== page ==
• Twins are so handy. If you position them close enough to each other in bed, they can hold the other one's paci in.
    • My biggest fear right now: decreased milk supply for the twins. This month's reality: a stomach bug that has…decreased my milk supply for the twins. I am still finding a way to make this funny. Suggestions are welcome.
    • The pantry is not where leftover broccoli and acorn squash should be kept. Learned this one the hard and sleep deprived way. I have a distinct memory of putting that container in the fridge.
    • There is a chance (a slim one) that if you're dressing your twins next to each other, you will put the head of one twin into a onesie and the arm of the other twin through the same onesie. It's a confusing time in my life. And in the lives of Bruiser and Bee.
    • This happened:
    He loves that he's too big for the rock n' play.
    So he makes sure to get in it at least once a day
    so he can hear me say the words, "Tiny, you're
    just too big!"

    • And I found the most loving spud in the history of spuds:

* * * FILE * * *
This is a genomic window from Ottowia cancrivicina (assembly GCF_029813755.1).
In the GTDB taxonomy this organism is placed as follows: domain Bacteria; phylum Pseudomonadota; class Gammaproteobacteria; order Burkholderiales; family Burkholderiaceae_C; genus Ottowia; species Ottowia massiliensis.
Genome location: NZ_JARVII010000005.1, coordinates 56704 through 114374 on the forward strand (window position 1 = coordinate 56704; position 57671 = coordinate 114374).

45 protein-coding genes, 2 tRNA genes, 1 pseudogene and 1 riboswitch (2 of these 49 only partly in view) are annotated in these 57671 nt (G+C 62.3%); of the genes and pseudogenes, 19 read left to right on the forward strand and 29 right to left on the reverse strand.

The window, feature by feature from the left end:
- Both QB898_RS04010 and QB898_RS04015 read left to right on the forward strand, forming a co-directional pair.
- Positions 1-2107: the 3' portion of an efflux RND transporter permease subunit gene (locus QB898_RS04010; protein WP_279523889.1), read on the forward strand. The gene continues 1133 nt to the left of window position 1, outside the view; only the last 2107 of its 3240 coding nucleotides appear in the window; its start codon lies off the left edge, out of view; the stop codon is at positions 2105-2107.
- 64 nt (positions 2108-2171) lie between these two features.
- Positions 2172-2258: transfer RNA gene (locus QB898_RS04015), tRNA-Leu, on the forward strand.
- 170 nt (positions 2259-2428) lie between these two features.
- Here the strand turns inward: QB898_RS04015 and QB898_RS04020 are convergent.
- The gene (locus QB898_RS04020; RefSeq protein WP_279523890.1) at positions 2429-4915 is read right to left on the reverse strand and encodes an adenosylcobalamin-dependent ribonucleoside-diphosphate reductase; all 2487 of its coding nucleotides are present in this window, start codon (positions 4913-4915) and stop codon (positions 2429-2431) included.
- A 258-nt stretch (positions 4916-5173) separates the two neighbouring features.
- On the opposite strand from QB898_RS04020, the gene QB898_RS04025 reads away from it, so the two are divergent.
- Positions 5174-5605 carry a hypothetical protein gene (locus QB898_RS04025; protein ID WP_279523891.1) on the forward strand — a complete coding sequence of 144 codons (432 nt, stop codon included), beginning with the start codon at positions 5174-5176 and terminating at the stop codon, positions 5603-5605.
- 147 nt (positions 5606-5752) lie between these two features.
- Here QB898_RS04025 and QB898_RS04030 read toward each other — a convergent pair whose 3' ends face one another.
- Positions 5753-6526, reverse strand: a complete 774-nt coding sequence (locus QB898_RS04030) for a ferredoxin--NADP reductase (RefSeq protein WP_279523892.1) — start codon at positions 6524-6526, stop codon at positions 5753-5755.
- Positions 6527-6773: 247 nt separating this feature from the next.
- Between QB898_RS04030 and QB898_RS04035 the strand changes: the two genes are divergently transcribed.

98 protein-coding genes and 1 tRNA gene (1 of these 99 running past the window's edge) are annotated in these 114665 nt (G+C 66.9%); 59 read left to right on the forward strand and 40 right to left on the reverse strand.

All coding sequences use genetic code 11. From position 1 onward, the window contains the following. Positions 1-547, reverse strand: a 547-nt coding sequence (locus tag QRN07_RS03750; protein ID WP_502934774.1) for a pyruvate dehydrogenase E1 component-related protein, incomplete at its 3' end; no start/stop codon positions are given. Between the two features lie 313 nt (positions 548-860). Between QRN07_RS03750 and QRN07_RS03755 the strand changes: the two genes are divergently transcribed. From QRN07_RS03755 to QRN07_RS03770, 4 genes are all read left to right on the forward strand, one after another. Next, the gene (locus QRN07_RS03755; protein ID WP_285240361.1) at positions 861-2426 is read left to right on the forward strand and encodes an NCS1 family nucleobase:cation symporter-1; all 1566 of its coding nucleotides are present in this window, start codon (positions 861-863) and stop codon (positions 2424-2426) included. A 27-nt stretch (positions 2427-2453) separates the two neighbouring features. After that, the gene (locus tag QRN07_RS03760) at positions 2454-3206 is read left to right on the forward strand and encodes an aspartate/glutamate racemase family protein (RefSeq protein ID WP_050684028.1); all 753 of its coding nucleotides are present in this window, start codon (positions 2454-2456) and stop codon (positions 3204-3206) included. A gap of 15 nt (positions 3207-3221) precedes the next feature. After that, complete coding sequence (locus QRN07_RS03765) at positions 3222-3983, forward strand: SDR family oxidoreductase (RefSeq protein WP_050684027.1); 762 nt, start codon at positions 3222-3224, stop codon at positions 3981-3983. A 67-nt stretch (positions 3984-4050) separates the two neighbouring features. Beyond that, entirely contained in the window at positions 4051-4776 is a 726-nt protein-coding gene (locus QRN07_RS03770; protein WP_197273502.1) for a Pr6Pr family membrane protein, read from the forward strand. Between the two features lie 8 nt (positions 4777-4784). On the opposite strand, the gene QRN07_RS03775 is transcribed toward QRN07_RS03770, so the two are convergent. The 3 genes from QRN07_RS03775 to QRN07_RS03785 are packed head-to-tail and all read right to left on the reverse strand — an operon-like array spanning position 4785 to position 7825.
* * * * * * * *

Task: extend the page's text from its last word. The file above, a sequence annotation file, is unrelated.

• Finally, the sad reality of four kids is that so many funny things happen that I don't have time to write down and my brain is so overextended that I don't remember them. Just know that our house is hilarious right now. And chaotic. But mostly hilarious.

    Littles taking a break from the chaos.

    Alright, giving myself a check mark for today. Now I can move on to other productive things so I can continue in my quest to eclipse the Man's awesomeness. Well, at the very least, I can try.

    PS Can I confess that I've kind of been dreading getting back to blogging since I've been a little overwhelmed with life on the home front? But I'm glad the Man gave me a little loving push this morning. I forgot how much fun this was. msf